College Honors a Technology Pioneer
This past spring, more than 150 friends of the College came together at the New York State Museum for Excelsior’s second Partners in Lifelong Learning event. Held in recognition of a Capital Region organization or individual that shares the College’s commitment to continuing education, the event was established in support of scholarships for Albany-area students enrolled at Excelsior. This year almost $60,000 was raised for the Capital Region Student Scholarship Program.
Excelsior President John Ebersole opened the program, introducing the event’s sponsors, honorary committee, and all who made the evening possible. “Our Partners in Lifelong Learning award,” he explained, “recognizes people as well as organizations that share our values and mission. Tonight, we recognize the efforts of an early visionary in education and the use of technology, John Cavalier.”
“Long before there were iPhones and iPads, there was John Cavalier,” said Dr. Alain Kaloyeros, senior vice president and CEO of the College of Nanoscale Science & Engineering at the University at Albany. It was Cavalier’s pioneering work at Apple that advanced the effort to bring computers into classrooms so students could be exposed to the then-emerging world of PCs. He later went on to become chairman and CEO of MapInfo and has served on boards of several other businesses and organizations. Cavalier also chairs the Tech Valley High Foundation, guiding the innovative high school created in 2007 to provide students with the skills necessary to be successful in college and in tomorrow’s workforce.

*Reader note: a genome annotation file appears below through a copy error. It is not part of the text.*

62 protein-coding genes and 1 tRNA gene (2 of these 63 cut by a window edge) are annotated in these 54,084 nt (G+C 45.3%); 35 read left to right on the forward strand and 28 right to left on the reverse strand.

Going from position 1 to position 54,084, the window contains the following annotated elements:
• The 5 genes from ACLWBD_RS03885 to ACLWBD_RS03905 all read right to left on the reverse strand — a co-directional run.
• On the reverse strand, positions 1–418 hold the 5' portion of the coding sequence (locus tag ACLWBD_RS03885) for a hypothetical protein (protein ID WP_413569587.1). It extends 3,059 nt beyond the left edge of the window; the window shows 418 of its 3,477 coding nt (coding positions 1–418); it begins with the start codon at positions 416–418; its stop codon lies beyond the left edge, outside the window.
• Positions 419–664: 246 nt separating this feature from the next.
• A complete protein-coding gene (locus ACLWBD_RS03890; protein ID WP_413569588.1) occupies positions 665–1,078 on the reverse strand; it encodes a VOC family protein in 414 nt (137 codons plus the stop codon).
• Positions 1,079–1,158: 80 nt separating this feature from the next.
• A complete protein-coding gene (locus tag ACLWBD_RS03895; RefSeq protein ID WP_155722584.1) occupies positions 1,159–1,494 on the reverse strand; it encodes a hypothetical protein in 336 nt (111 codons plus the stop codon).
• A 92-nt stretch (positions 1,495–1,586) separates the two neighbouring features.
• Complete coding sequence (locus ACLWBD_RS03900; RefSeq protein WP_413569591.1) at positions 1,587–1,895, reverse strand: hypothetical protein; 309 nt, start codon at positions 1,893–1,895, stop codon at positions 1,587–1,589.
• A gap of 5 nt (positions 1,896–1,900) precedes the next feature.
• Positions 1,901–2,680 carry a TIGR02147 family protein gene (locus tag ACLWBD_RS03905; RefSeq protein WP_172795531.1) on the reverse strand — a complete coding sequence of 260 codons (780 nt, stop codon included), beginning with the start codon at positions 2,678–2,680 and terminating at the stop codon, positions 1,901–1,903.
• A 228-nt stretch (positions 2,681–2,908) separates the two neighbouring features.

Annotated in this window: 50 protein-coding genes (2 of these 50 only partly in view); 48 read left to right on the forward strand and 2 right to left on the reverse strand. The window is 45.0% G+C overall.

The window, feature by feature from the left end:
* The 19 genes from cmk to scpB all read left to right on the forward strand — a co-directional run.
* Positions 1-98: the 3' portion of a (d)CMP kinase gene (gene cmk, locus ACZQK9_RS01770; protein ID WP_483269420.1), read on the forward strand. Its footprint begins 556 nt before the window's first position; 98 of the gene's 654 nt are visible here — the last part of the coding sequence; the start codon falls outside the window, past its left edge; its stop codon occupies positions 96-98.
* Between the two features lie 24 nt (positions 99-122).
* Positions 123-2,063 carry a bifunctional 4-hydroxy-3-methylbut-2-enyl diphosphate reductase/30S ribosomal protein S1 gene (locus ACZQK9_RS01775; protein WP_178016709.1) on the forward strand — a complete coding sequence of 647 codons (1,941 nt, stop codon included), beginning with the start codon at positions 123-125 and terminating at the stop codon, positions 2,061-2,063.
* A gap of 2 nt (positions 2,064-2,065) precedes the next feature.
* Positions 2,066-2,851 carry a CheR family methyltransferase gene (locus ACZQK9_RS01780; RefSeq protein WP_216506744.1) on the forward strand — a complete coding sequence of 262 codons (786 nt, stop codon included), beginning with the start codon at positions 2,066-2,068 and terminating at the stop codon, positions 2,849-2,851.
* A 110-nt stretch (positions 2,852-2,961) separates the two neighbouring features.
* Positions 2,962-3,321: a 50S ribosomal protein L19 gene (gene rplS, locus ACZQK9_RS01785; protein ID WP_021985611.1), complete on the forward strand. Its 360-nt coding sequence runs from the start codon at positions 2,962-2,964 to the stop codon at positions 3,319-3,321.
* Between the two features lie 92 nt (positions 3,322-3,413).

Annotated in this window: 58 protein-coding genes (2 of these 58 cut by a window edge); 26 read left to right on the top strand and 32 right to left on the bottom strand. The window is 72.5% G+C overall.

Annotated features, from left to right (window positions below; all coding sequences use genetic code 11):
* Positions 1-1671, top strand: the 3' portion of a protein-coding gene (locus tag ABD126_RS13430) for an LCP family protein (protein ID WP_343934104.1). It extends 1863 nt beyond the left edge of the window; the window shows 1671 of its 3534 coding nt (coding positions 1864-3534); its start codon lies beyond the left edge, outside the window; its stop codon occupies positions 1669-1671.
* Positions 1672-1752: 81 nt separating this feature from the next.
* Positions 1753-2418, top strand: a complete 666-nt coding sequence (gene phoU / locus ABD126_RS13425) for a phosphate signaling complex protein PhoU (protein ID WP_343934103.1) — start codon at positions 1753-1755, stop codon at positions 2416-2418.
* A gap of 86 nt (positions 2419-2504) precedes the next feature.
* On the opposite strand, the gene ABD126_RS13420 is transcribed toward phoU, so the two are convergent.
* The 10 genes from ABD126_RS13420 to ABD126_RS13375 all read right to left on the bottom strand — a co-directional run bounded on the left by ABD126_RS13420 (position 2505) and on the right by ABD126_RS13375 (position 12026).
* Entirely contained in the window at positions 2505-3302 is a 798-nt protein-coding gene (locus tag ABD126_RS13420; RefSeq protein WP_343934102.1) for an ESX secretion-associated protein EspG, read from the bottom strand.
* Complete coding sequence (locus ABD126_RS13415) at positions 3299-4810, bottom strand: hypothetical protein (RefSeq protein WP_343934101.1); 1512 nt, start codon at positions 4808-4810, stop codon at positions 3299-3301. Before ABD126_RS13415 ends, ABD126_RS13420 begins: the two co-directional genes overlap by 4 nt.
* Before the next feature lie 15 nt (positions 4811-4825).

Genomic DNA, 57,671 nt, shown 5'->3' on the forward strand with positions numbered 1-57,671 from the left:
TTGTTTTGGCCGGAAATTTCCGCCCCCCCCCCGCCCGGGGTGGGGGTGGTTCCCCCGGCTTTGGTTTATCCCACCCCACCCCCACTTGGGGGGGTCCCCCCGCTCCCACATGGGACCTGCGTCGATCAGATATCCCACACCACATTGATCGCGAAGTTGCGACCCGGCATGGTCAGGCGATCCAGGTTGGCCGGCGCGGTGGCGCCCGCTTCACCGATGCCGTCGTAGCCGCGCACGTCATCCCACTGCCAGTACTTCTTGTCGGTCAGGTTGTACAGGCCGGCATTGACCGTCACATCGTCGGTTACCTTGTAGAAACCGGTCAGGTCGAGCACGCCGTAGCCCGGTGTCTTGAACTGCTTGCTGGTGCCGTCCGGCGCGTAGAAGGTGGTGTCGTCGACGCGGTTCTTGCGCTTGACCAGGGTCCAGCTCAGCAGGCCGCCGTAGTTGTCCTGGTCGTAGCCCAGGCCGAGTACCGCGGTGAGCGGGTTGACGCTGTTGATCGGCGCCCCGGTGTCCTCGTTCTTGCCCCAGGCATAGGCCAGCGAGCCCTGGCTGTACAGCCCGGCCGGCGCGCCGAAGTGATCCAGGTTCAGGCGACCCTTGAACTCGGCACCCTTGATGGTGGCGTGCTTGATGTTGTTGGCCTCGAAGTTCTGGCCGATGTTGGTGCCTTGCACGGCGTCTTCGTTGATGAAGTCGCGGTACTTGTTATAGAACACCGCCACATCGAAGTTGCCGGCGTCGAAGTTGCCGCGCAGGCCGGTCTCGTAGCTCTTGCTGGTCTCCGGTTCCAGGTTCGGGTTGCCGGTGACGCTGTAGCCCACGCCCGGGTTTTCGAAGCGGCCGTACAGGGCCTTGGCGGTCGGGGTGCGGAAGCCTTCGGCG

In accepting the Partners in Lifelong Learning award, Cavalier acknowledged Excelsior’s contribution to using technology to reach students. He cited Excelsior’s philosophy — What you know is more important than where or how you learned it® — as a “wow statement.” He explained,
“Excelsior really understands” that learning can be accessed from various sources. America’s way of teaching and learning, he offered, has not kept pace with technological advancement. For example, today’s top ten “in demand” jobs didn’t even exist in 2004. “All of us need to be involved in the education process in this country,” Cavalier asserted. He was also proud to learn just how well the College serves the U.S. military and the educational goals of servicemembers and their families.
Chris Dede, the Timothy E. Wirth Professor in Learning Technologies at Harvard’s Graduate School of Education, was the guest speaker. The need to prepare students for careers that don’t even exist yet was at the forefront of Dede’s presentation. He postulated that society needs to prepare students for expert decision-making and complex communications: the two skills that are fast becoming the hallmarks of 21st century living and are “more important than the relentless drive toward content that rapidly becomes obsolete.”
Before the reception and silent auction began, President Ebersole concluded with one more reminder of the gift John Cavalier gave to the development and growth of technology as applied to education throughout his long career. “Since 1971,” Ebersole pointed out, “Excelsior has been a leader in educating adult learners from a distance. This college has revolutionized adult education, recognizing learning wherever and whenever it occurs. This is the kind of technology that John championed in the 1980s — technology that helps us deliver education with greater access and lower cost.”